Most people do not know what is appropriate to ask an interview however to know what is going to be expected of you. It is important you get a clear understanding of the job description. Finding out what your exact responsibilities are should be your first question. How will you know if this position is the right fit for you if you do not understand what the job entails? Ask for details such as; will I be working alone or with a team? Will I be required to write daily, weekly, monthly reports on a project? Do I have the authority to order any supplies I may need? Ask specific questions about any aspects of the job you do not understand.
It is important to point out that it is not appropriate to ask about salary or any compensation during the interview. If the interviewer brings up how much you make now, or what you will be looking for in the form of salary a nice way to respond is to deflect the questions by responding “Are you making me a job offer?” If they respond with anything in the affirmative, this changes the conversation from an interview to a hiring meeting. You can also ask what they think the position should be paying giving them the opportunity to offer a salary.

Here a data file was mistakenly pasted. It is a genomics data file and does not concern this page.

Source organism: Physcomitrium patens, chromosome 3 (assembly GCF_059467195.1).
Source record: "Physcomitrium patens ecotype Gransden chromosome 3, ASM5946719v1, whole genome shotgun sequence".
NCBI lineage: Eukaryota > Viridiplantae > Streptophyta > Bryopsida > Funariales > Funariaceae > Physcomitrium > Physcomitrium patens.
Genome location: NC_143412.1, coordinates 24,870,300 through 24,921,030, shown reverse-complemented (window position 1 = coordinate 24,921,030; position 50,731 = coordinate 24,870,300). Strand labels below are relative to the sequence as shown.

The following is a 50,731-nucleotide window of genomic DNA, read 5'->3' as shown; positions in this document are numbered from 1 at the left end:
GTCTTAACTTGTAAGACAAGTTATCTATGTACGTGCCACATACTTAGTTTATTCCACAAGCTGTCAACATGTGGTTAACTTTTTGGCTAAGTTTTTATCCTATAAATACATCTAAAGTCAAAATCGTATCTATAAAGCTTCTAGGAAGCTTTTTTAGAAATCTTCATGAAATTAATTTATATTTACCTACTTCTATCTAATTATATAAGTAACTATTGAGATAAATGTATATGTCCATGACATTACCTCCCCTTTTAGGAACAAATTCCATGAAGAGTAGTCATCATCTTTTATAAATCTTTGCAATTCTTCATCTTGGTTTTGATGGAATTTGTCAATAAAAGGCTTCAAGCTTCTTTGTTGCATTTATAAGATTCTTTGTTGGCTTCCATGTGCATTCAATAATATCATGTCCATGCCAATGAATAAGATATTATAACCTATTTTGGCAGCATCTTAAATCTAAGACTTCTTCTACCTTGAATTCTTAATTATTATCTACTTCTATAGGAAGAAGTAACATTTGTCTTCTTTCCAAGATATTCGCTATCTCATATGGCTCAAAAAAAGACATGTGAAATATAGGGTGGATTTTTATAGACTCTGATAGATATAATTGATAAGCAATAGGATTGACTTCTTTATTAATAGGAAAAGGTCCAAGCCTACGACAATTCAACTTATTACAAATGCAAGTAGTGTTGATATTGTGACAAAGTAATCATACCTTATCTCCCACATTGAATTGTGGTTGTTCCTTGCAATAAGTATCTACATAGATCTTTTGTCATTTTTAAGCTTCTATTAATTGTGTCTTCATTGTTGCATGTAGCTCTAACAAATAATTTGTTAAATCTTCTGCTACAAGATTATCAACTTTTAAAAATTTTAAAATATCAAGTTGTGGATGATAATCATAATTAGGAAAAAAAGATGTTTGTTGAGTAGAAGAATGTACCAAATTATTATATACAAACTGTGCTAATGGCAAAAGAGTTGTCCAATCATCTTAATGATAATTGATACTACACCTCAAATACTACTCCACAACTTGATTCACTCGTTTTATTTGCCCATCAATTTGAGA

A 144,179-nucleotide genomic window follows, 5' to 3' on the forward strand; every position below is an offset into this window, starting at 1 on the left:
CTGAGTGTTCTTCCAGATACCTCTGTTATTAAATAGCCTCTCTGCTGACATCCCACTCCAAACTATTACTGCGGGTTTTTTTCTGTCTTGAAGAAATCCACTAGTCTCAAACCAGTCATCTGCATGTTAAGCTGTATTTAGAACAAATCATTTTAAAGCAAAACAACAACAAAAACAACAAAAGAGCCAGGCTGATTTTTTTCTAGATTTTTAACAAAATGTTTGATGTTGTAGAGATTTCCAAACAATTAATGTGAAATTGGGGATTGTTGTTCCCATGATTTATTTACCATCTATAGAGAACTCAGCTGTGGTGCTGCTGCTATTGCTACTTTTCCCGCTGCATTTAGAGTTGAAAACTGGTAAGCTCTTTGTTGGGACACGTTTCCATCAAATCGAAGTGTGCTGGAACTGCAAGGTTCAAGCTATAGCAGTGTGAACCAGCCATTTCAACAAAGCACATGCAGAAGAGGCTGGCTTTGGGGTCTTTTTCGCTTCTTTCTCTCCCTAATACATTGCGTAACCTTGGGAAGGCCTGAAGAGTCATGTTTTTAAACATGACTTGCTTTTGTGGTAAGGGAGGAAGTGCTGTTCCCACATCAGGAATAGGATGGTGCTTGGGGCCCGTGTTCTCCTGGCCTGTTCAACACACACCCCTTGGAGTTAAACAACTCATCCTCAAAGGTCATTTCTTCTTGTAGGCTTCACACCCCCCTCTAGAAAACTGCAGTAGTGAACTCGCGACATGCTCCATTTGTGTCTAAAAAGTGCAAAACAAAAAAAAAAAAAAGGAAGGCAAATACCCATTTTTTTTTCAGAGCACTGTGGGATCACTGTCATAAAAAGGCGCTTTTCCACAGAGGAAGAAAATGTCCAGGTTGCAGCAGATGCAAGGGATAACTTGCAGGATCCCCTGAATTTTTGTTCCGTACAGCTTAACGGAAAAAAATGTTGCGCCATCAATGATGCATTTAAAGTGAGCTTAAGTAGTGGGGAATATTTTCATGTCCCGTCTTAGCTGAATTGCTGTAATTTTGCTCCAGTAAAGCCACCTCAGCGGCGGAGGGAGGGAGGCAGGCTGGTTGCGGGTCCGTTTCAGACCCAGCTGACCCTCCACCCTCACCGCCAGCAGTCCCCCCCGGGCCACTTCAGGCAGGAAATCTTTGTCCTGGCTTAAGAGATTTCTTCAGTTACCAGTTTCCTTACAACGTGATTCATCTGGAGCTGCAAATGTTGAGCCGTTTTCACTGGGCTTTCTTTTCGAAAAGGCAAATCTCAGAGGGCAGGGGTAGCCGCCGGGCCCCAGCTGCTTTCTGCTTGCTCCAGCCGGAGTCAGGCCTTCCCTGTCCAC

- Dress Appropriately
Men should wear a nice pair of ironed slacks and an ironed shirt with a tie. The pants should be black or dark blue with a white or light colored shirt. The tie should be simple, no loud colors or cartoon characters. While this would probably make you memorable it is not the impression you want to leave with the hiring manager. It is also good to wear a suit jacket if you have one. This is a must if your job requires you wear one for work. If you wear cologne you should use very little or, preferably, none at all.